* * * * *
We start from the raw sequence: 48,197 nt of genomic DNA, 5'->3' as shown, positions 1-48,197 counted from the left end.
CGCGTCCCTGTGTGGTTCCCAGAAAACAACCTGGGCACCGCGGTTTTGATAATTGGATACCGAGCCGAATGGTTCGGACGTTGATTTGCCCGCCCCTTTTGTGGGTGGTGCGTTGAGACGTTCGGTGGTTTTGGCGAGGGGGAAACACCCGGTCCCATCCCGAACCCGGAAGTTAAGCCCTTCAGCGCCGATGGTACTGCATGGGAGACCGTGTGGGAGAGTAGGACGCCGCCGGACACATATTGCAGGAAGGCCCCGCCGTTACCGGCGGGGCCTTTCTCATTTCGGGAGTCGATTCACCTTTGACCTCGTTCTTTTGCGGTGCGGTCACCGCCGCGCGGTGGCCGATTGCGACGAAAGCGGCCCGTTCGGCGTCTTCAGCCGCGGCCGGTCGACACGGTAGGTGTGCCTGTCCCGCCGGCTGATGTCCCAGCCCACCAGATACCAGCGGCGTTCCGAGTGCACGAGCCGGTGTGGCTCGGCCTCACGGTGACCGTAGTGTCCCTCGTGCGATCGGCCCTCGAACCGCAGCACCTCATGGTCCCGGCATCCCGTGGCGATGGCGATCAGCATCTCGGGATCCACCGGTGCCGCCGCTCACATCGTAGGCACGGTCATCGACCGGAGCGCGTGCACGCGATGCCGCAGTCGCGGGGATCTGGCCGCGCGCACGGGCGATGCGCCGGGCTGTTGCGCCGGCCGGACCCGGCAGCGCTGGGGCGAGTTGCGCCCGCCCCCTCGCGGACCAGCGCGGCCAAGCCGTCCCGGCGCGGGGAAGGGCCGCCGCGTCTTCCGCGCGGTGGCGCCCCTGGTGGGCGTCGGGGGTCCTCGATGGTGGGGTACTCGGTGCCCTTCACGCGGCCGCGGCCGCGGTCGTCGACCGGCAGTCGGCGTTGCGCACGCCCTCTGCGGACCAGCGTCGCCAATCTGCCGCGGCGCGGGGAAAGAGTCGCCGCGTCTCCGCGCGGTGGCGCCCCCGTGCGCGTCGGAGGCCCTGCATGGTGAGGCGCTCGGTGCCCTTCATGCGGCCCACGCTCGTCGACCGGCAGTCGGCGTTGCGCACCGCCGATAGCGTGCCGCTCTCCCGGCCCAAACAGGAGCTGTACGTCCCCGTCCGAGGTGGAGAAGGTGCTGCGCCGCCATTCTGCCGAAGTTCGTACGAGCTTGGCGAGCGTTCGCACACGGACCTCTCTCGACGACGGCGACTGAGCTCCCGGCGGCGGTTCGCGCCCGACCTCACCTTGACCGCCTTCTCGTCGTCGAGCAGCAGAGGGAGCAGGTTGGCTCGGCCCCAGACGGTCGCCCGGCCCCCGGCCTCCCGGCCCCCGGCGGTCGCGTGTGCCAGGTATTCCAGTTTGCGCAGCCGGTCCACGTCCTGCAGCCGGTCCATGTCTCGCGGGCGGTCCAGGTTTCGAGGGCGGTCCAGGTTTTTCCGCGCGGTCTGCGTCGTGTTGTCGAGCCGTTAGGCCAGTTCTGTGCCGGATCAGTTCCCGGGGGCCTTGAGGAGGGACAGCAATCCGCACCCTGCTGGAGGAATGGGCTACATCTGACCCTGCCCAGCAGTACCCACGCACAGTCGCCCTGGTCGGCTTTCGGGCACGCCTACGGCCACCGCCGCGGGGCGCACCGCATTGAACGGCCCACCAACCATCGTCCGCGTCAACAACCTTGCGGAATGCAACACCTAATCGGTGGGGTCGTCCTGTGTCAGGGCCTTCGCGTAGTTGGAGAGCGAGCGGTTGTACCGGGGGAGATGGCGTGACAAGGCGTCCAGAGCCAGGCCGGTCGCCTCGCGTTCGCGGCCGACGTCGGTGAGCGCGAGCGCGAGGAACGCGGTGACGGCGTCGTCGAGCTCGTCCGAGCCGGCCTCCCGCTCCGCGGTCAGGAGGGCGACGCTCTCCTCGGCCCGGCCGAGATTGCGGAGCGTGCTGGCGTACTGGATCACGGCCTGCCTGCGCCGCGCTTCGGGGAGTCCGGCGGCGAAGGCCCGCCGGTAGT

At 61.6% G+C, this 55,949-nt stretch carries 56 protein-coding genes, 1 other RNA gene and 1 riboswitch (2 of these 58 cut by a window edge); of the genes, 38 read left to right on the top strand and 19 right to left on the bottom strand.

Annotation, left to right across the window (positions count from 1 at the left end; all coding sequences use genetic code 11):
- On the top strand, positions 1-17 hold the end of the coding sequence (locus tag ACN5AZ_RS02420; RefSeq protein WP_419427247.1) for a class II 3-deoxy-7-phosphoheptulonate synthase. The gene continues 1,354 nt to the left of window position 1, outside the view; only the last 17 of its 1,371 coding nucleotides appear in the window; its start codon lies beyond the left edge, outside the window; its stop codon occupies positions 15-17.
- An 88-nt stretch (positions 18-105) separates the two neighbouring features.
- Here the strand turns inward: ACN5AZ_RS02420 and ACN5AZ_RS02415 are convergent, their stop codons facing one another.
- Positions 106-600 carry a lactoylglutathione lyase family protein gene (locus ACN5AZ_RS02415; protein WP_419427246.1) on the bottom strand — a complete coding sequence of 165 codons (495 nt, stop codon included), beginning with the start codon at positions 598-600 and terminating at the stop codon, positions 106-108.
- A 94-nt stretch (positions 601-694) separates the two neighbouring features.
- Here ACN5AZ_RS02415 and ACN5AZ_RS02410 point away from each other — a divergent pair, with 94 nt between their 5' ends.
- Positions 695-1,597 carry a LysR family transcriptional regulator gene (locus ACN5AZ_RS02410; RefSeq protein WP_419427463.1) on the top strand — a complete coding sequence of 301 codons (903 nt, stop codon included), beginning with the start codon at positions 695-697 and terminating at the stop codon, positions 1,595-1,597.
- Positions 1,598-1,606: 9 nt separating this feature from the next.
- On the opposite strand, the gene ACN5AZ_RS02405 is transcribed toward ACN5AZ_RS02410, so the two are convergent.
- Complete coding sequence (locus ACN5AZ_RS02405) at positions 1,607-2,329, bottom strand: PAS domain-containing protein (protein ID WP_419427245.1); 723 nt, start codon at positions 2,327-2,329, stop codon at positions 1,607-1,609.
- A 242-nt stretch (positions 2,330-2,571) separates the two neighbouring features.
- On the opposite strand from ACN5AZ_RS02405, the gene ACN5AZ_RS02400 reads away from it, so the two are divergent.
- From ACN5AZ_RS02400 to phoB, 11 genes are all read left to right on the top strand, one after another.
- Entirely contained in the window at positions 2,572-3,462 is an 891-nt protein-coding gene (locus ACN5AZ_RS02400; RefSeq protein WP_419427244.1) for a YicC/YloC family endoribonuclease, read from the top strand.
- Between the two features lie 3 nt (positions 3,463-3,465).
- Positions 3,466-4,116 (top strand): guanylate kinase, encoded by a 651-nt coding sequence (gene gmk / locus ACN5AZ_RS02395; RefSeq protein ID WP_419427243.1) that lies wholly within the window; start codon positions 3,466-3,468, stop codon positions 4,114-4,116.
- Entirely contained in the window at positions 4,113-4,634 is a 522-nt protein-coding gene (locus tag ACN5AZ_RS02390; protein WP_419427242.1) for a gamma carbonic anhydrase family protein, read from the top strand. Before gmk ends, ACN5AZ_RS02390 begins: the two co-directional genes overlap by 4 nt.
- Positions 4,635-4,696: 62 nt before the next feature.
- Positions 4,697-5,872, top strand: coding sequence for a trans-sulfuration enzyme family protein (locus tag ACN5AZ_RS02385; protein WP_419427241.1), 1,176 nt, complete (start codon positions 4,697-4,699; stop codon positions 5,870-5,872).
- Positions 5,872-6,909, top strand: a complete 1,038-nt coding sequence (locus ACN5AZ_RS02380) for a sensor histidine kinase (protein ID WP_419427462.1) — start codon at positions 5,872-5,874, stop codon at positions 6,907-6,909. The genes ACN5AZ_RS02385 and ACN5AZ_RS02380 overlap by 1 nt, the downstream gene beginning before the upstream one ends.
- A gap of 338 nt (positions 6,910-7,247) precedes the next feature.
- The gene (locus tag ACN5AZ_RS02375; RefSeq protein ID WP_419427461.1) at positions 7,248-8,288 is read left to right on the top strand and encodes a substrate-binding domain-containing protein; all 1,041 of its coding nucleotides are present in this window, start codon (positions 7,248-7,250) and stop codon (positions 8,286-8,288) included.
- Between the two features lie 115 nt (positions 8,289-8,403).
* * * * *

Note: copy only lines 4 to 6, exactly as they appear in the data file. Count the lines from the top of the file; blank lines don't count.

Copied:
Annotation, left to right across the window (positions count from 1 at the left end; all coding sequences use genetic code 11):
- On the top strand, positions 1-17 hold the end of the coding sequence (locus tag ACN5AZ_RS02420; RefSeq protein WP_419427247.1) for a class II 3-deoxy-7-phosphoheptulonate synthase. The gene continues 1,354 nt to the left of window position 1, outside the view; only the last 17 of its 1,371 coding nucleotides appear in the window; its start codon lies beyond the left edge, outside the window; its stop codon occupies positions 15-17.
- An 88-nt stretch (positions 18-105) separates the two neighbouring features.